One artist who turned down the offer was Choke, who after being contacted by the city said she watched Moore’s video and “started connecting the dots” and emailed a Fort Worth -Coordinator put online.
“We were currently working on a mural with an artist who was unable to complete the mural in the required timeframe,” said the email to Choke. “We’re 90% done with the mural, but we really need someone to finish the mural as quickly as possible.”
“I was angry, of course, but even angrier when I found out who to quit work for,” says Choke. “Totally pissed me off, so [Moore] and I’ve teamed up to address the problem. “
Choke’s response in the email is, “So I read that you have a mural that’s 90% complete but you have a deadline but it’s unpaid? But you need to get it done ASAP for you can continue another project? but it’s unpaid? “
In her answer, the artist also asked why she did not allow the artist to complete the work.
“I’m assuming it will take longer to complete than expected as this artist has a job and family to look after, and this mural project is probably HUGE,” she wrote.
Other artists also showed their solidarity with Moore. On Saturday, a group of figures from the art scene gathered in an event called Artists Call to Action to discuss ways for artists to protect themselves from situations like Moore’s.
“In the past few days we have come to realize that we were not working to the highest standards with the mural painted on North Henderson,” writes Karen Stuhmer, supervisor at Fort Worth Parks and Community Services, in an email to the Observer. “After many hours of discussion with various organizational partners, we are looking for ways in which we can improve and formalize the processes of the graffiti reduction program, especially in relation to artists. Over the past 30 years we have teamed up with community volunteers to almost complete 100 murals through our graffiti reduction program, we are sure we can work with our partners to find a way to continue this program and make it even better.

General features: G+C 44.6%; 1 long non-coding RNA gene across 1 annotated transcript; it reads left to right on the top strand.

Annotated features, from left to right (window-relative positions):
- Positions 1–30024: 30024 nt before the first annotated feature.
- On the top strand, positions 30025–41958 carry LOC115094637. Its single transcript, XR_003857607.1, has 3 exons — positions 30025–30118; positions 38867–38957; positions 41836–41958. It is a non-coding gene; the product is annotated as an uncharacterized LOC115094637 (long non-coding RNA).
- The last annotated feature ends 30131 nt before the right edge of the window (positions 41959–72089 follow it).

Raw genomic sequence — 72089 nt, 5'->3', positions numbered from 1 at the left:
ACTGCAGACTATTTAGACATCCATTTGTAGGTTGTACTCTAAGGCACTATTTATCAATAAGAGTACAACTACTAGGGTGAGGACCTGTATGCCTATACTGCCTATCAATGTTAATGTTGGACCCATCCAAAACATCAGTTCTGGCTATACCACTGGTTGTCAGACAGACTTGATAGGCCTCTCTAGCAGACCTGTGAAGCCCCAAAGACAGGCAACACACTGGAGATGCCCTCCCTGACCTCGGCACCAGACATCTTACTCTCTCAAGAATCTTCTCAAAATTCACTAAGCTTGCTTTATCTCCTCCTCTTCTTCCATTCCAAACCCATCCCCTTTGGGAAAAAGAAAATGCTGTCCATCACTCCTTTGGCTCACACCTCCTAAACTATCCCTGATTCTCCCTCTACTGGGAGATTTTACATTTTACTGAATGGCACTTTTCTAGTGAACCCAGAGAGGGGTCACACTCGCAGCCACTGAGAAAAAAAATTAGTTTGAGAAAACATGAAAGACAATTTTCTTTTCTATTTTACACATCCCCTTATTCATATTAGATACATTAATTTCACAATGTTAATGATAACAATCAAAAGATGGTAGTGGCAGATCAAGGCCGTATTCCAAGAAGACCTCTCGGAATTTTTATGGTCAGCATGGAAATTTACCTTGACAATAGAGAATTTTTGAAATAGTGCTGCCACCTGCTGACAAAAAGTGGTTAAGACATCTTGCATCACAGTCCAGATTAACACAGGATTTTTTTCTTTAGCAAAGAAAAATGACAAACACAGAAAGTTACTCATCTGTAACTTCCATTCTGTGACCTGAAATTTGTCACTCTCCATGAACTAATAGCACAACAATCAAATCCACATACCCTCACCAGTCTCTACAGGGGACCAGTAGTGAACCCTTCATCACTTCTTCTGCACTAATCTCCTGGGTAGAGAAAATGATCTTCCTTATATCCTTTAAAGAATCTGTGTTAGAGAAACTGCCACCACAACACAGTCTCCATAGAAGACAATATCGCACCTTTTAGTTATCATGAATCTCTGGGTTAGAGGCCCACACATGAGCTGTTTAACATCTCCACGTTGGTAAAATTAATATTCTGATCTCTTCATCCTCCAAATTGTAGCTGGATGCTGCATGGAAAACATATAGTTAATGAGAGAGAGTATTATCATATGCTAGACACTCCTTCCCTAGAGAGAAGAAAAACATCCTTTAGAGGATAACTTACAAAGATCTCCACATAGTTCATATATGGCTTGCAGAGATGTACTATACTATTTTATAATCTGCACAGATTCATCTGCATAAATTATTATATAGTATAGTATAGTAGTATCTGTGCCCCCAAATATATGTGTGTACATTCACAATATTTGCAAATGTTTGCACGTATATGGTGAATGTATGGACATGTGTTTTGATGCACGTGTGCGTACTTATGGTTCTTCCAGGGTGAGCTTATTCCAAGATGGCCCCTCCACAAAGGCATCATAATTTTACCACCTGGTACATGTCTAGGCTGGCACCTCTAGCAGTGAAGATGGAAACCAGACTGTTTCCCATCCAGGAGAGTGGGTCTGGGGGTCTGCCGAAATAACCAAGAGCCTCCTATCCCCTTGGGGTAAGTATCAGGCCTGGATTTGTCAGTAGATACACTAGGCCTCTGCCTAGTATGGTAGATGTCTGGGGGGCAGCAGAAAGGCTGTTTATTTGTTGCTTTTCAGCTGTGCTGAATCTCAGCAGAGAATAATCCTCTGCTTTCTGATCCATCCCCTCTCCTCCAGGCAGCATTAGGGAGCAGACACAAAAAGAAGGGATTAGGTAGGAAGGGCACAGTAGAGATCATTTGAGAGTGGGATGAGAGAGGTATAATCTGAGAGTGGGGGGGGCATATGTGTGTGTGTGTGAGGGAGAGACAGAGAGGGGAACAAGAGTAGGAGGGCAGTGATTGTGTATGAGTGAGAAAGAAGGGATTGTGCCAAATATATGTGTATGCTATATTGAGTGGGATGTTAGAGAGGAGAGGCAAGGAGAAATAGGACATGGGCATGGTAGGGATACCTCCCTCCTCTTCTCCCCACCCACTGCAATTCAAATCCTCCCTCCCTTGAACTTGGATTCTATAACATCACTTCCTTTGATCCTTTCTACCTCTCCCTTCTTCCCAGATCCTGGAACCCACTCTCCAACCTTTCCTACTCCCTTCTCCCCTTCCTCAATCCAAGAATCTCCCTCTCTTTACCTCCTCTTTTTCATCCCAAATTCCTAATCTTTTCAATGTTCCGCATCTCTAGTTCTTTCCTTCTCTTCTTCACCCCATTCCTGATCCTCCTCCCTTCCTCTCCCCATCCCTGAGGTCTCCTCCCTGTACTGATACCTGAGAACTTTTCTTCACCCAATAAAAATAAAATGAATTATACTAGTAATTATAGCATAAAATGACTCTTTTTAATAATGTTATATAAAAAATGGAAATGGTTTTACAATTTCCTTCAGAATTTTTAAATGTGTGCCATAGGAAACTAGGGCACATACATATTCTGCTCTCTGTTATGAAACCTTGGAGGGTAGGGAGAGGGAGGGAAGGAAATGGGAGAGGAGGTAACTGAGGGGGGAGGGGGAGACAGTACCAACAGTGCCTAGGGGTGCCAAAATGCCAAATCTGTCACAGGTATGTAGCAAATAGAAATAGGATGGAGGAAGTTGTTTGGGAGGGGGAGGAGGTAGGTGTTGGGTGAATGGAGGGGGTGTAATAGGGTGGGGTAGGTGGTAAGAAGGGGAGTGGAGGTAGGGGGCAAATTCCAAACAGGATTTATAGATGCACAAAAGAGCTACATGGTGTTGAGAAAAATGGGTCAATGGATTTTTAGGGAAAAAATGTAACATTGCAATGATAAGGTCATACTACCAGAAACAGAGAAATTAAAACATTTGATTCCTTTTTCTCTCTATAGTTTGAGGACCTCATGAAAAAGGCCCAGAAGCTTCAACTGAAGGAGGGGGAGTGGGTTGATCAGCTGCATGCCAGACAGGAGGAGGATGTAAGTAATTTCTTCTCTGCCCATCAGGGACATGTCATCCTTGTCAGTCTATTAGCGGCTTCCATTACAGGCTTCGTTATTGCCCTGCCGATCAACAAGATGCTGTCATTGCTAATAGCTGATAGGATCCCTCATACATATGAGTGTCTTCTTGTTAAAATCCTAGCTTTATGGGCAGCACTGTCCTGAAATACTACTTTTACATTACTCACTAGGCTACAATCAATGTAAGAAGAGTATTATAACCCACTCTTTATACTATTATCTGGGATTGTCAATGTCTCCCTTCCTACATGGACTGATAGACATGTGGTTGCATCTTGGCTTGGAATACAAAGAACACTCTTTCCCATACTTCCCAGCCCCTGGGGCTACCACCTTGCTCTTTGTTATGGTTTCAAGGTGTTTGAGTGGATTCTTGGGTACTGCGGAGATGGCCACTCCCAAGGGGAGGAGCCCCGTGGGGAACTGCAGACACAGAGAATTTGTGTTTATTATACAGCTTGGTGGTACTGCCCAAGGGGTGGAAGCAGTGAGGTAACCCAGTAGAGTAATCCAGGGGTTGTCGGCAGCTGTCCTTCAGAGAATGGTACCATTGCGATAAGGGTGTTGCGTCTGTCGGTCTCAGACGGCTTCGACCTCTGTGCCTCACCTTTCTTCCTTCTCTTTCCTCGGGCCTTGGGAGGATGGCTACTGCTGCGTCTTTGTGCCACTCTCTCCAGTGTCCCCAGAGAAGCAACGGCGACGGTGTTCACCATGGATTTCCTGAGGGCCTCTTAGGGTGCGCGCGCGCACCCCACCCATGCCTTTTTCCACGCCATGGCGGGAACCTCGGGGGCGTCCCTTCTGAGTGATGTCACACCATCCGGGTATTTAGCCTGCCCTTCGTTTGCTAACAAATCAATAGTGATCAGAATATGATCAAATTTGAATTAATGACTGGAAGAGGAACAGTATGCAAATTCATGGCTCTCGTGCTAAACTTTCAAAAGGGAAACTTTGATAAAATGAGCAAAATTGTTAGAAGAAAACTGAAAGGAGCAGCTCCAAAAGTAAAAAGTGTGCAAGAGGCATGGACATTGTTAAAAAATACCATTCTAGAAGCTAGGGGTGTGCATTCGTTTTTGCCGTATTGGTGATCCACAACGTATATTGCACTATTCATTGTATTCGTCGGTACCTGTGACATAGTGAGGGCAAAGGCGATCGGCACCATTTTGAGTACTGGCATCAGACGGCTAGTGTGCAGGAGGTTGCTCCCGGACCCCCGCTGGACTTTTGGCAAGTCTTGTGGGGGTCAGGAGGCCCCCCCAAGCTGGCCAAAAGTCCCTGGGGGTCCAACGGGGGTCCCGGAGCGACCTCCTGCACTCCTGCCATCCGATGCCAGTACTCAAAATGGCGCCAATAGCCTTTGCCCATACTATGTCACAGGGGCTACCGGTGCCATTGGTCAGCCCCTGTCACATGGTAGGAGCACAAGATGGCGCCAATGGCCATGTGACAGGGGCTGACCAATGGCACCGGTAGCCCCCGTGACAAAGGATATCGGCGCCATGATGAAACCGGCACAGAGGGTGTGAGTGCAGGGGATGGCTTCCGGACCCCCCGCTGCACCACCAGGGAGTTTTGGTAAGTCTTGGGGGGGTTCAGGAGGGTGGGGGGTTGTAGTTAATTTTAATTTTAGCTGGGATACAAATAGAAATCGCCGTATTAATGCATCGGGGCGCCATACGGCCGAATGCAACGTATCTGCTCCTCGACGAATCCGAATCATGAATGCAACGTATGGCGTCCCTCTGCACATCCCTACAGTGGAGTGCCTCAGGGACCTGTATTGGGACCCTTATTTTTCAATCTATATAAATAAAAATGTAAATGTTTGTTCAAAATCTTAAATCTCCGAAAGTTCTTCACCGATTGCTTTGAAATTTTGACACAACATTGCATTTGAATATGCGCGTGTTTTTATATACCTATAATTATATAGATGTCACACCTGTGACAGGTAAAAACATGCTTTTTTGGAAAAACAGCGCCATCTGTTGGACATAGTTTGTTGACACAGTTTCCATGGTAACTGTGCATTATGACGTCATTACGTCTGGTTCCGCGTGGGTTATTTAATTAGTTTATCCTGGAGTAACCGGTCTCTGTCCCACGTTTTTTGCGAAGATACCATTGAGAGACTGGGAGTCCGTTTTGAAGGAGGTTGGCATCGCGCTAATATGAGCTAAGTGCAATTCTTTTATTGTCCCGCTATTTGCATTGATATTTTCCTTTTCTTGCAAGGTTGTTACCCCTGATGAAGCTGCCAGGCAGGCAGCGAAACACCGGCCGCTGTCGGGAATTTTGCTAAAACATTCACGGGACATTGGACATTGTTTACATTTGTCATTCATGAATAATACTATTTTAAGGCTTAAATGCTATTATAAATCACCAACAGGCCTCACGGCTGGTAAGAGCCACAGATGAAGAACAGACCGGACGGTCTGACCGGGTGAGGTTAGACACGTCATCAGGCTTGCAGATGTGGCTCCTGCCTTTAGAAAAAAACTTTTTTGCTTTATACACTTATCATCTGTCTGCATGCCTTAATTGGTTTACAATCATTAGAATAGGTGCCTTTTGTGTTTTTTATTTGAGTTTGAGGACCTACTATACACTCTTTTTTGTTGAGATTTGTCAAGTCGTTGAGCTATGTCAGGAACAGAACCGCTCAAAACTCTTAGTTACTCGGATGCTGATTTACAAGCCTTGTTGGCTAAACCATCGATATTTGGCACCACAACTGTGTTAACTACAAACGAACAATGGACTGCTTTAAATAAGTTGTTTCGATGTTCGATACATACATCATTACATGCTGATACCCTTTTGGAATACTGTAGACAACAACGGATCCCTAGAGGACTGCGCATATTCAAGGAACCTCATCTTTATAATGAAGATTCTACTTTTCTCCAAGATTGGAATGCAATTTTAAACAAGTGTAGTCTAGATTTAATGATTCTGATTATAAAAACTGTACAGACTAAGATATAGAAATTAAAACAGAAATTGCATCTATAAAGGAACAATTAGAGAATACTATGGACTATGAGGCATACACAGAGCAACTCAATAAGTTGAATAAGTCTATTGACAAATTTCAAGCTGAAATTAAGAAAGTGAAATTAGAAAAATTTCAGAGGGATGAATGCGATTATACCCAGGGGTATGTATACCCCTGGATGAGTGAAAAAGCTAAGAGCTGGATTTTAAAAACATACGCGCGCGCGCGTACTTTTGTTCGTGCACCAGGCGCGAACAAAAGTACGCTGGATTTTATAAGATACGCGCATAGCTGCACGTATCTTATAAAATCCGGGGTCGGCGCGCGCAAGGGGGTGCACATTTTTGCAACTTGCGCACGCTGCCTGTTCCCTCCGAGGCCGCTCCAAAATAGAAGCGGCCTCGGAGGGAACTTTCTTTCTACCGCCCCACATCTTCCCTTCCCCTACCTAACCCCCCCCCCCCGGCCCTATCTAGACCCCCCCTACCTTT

“With respect to the Henderson Street Bridge mural project, Mr. Moore has no time limit to complete the mural as originally planned and the staff will continue to provide assistance. We apologize for any misunderstandings related to this particular project and look forward to working with Mr. . Moore when he finishes his work. “
The Saturday event, Moore says, had “really big participation and included artists like UN, another artist that GAP has taken advantage of [the Graffiti Abatement Project]. ”
“We organize artists here in the Metroplex to set new standards for artists and people who want to occupy us,” says Moore, “so that we can avoid this problem and in any other way can happen again, so that we can avoid that artists are being exploited. “
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Eva Raggio is the music and arts editor for the Dallas Observer, a position she accepted for the newspaper after several years writing about local culture and music. Eva supports the arts by seldom asking to be put on the “list” and always replies to emails unless the word “pimp” is part of the artist name.